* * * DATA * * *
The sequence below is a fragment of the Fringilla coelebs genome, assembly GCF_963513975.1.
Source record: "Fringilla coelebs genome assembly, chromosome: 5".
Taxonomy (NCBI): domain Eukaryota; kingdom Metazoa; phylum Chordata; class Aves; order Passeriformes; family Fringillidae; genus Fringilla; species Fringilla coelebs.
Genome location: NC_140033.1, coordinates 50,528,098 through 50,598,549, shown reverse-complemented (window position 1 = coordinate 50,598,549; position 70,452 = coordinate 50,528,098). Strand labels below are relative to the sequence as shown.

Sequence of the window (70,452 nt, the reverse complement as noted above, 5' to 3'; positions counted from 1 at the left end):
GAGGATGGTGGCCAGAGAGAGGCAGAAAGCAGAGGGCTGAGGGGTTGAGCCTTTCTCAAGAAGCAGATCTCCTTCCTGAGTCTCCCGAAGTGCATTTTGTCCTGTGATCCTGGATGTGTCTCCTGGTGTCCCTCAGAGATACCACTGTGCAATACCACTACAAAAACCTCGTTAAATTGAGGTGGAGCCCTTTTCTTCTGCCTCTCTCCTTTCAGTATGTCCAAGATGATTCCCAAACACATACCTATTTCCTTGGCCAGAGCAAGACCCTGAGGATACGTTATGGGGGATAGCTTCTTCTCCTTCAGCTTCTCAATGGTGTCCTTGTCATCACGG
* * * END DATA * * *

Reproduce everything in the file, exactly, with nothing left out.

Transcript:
The sequence below is a fragment of the Fringilla coelebs genome, assembly GCF_963513975.1.
Source record: "Fringilla coelebs genome assembly, chromosome: 5".
Taxonomy (NCBI): domain Eukaryota; kingdom Metazoa; phylum Chordata; class Aves; order Passeriformes; family Fringillidae; genus Fringilla; species Fringilla coelebs.
Genome location: NC_140033.1, coordinates 50,528,098 through 50,598,549, shown reverse-complemented (window position 1 = coordinate 50,598,549; position 70,452 = coordinate 50,528,098). Strand labels below are relative to the sequence as shown.

Sequence of the window (70,452 nt, the reverse complement as noted above, 5' to 3'; positions counted from 1 at the left end):
GAGGATGGTGGCCAGAGAGAGGCAGAAAGCAGAGGGCTGAGGGGTTGAGCCTTTCTCAAGAAGCAGATCTCCTTCCTGAGTCTCCCGAAGTGCATTTTGTCCTGTGATCCTGGATGTGTCTCCTGGTGTCCCTCAGAGATACCACTGTGCAATACCACTACAAAAACCTCGTTAAATTGAGGTGGAGCCCTTTTCTTCTGCCTCTCTCCTTTCAGTATGTCCAAGATGATTCCCAAACACATACCTATTTCCTTGGCCAGAGCAAGACCCTGAGGATACGTTATGGGGGATAGCTTCTTCTCCTTCAGCTTCTCAATGGTGTCCTTGTCATCACGG